By Noah Feldman
With the swearing-in Monday of Justice Neil Gorsuch, the U.S. Supreme Court’s configuration shifts to … a 4-4 balance with a single centrist justice as the swing vote. If that sounds familiar, it should. It’s been the normal state of affairs since 1986, when Justice Antonin Scalia joined, and on some issues all the way back to Richard Nixon’s administration.
This time, of course, the configuration results from the Republican Senate’s unprecedented and successful gamble to block President Barack Obama from filling Scalia’s seat. His pick, Judge Merrick Garland, would have given the liberals a clear, consistent majority for the first time since the days of Chief Justice Earl Warren — unless and until President Donald Trump had the chance to replace one of the court’s liberals.
It’s nevertheless worth exploring the fascinating phenomenon of the enduring centrist court, and asking the question: Is it an accident? Or is it a feature of the Supreme Court in its current condition, when liberal and conservative justices are all activists?
The court’s composition follows from a feature of constitutional design that includes some luck, namely that justices can serve for life and that the president who’s in office gets to nominate the replacement (or used to). If the presidency changes parties with some regularity, and justices retire or die on an arbitrary schedule, that should ensure some balance.
The first condition has been fulfilled since the death of Franklin Roosevelt, who was elected four times and picked an astonishing nine justices if you include a chief who was already on the court. If you start with Harry Truman, the longest run of one party in the presidency has been twelve years, for two terms of Ronald Reagan and one for George H.W. Bush. Otherwise, the presidency has typically flipped parties every eight years, with Jimmy Carter’s single term leading to the only shorter flip.
The second condition hasn’t been fulfilled perfectly, because some justices retire when they like the president who will replace them. But there has been surprisingly little of that strategic choice by the justices, despite the politicization of the process. Chief Justice William Rehnquist died in office, as did Scalia. Justice Sandra Day O’Connor retired because of her husband’s failing health.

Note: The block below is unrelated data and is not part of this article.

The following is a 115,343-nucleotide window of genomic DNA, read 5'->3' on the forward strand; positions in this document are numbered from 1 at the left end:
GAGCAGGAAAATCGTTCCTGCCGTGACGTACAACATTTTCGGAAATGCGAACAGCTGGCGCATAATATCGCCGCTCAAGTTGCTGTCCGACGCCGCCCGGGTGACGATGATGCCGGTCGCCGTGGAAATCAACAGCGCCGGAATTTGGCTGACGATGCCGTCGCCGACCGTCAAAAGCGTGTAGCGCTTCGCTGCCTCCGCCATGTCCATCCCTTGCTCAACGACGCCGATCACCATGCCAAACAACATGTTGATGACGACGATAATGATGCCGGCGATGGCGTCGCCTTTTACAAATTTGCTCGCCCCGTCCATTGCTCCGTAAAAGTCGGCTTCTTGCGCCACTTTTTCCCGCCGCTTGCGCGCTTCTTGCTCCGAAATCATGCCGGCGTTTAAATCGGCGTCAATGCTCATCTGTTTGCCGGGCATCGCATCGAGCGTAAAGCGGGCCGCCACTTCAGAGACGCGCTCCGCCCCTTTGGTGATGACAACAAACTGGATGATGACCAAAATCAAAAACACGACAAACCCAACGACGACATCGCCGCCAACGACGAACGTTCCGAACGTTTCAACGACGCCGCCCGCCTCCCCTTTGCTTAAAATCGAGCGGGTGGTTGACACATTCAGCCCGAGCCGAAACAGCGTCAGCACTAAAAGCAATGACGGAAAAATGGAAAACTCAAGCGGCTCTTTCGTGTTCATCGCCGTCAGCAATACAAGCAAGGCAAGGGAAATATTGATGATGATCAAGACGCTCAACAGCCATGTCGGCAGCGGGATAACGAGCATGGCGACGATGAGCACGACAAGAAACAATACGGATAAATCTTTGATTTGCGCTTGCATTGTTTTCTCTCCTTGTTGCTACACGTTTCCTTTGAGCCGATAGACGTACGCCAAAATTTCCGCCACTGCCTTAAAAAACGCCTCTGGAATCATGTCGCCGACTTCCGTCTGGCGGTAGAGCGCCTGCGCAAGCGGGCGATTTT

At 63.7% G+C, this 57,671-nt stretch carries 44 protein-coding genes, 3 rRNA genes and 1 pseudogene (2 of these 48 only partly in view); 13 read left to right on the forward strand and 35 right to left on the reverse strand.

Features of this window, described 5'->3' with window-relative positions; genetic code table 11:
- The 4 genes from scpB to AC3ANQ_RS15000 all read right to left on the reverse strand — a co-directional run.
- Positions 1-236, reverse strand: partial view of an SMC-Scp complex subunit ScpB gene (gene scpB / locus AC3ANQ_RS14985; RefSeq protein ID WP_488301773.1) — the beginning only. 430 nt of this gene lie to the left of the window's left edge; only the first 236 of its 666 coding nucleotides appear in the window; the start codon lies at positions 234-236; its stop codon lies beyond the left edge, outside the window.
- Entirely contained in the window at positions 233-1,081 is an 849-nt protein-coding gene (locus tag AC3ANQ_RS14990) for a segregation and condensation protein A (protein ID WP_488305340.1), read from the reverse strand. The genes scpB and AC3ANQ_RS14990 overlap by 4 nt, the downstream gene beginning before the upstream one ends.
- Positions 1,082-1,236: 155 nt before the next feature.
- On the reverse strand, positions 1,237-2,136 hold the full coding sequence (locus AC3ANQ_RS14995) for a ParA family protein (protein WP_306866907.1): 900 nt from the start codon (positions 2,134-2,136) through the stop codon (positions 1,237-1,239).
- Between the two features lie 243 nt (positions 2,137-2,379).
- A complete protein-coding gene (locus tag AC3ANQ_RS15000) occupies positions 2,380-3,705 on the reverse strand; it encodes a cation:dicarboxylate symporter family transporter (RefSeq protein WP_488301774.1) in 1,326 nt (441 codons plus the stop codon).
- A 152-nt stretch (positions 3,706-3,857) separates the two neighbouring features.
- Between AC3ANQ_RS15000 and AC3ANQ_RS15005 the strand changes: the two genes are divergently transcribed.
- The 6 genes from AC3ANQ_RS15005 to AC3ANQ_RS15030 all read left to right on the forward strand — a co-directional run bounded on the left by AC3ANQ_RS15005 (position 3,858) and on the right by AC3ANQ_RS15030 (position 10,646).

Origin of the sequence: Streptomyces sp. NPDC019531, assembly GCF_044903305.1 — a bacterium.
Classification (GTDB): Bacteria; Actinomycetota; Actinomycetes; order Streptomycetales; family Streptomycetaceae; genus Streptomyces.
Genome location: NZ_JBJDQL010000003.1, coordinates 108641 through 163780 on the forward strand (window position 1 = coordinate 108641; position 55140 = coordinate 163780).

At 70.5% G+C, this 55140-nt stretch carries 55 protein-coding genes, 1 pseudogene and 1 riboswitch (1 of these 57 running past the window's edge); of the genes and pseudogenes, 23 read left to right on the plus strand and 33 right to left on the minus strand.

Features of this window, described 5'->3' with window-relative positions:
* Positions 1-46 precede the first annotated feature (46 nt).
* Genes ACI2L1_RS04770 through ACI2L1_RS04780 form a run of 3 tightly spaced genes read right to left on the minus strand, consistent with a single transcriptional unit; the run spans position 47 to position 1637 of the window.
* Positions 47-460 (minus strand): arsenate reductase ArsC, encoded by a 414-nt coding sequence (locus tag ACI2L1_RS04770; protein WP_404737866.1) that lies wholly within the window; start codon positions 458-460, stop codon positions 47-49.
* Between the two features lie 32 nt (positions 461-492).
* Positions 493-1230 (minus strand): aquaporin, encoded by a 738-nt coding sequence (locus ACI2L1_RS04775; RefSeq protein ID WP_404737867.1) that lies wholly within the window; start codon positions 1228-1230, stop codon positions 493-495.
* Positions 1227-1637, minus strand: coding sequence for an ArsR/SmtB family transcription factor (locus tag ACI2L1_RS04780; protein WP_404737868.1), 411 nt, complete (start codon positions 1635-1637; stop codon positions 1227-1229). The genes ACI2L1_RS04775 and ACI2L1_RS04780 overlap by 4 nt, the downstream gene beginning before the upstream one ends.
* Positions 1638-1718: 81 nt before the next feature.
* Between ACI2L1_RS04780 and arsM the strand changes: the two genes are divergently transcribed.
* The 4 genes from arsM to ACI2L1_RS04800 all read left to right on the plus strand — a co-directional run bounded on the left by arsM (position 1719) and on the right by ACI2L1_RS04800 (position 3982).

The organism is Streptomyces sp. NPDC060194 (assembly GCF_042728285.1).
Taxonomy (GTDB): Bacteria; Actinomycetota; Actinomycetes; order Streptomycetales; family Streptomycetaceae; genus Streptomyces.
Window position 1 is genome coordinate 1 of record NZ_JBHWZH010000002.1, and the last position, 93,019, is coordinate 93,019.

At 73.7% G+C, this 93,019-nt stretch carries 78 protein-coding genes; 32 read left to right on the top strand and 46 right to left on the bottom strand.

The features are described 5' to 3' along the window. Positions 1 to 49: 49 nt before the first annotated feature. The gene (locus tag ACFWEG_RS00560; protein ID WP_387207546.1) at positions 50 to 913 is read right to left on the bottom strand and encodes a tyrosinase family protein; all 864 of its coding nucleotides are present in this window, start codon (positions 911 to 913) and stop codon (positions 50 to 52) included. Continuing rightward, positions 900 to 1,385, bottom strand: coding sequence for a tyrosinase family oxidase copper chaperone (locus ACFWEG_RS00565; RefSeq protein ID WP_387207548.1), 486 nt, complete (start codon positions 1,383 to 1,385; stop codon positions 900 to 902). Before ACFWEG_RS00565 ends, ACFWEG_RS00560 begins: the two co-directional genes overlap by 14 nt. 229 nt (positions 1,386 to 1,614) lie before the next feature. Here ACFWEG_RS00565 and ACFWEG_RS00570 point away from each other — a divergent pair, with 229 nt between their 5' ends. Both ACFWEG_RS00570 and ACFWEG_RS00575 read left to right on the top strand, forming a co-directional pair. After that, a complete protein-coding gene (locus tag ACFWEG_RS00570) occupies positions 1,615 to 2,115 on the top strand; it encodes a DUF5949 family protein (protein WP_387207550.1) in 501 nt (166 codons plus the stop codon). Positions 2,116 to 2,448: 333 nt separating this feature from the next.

Justice Ruth Bader Ginsburg stayed on the court past Barack Obama’s presidency despite being well into her 80s and having survived not one but two bouts with cancer. If that’s not a rejection of the strategic approach, I don’t know what is.
But beyond constitutional structure, there’s another extraordinary, non-accidental fact about the centrist court: It’s been maintained in large part by individual justices’ drift to the center.
The most salient example is Justice Anthony Kennedy. He’s the swing vote today, as he has been since O’Connor retired a decade ago. But for nearly 20 years before that, Kennedy wasn’t perceived as the swing voter — O’Connor was. Kennedy was considered a reliable conservative, with a few outlying liberal opinions on equality for gay people and the abortion compromise in Casey v. Planned Parenthood, in which he wrote a joint opinion with O’Connor and Justice David Souter.
It’s not that Kennedy just seemed more liberal when O’Connor retired. He actually became more liberal. His liberal opinions in recent years on abortion and affirmative action prove this definitively. Each represented a real shift leftward from his earlier opinions on the same subject.
Kennedy’s shift had internal theoretical motivations, no doubt, grounded in the development of his jurisprudence of equal dignity. But it also resulted from the natural impulse to influence and power that comes from being the swing vote.
The court’s way of setting precedent gives enormous power to the swing voter. If there’s no majority opinion, the narrowest opinion for the result that gets five votes becomes controlling precedent.
Even if the swing voter joins the majority opinion and writes a separate concurrence, his or her narrow opinion has a way of becoming the majority opinion in future cases, as the other justices try to win the votes of the swing justice.
O’Connor made new law in this fashion. One example is her “endorsement” theory of the establishment clause. Originally introduced in a solo concurrence in a case where she provide the fifth vote, it was adopted a few years later by the majority in another case.
The upshot is that the center-most justice, measured by ideology, will always have an incentive to tack toward the middle under the existing system. For the moment, that is still Kennedy.
But when Kennedy is no longer in the center, some other justice may emerge to take center stage, literally.
I’m not guaranteeing a centrist court forever. But if Justices Ginsburg and Stephen Breyer can hold out until a Democratic president is elected, or if a Democratic Senate denies Trump any appointments until a Democrat replaces him, we may see the centrist Supreme Court remaining into the distant future.
Maybe the American people want it that way.
Noah Feldman is a Bloomberg View columnist. He is a professor of constitutional and international law at Harvard University and was a clerk to U.S. Supreme Court Justice David Souter. This column does not necessarily reflect the opinion of Minnesota Lawyer, the Bloomberg editorial board or Bloomberg LP and its owners.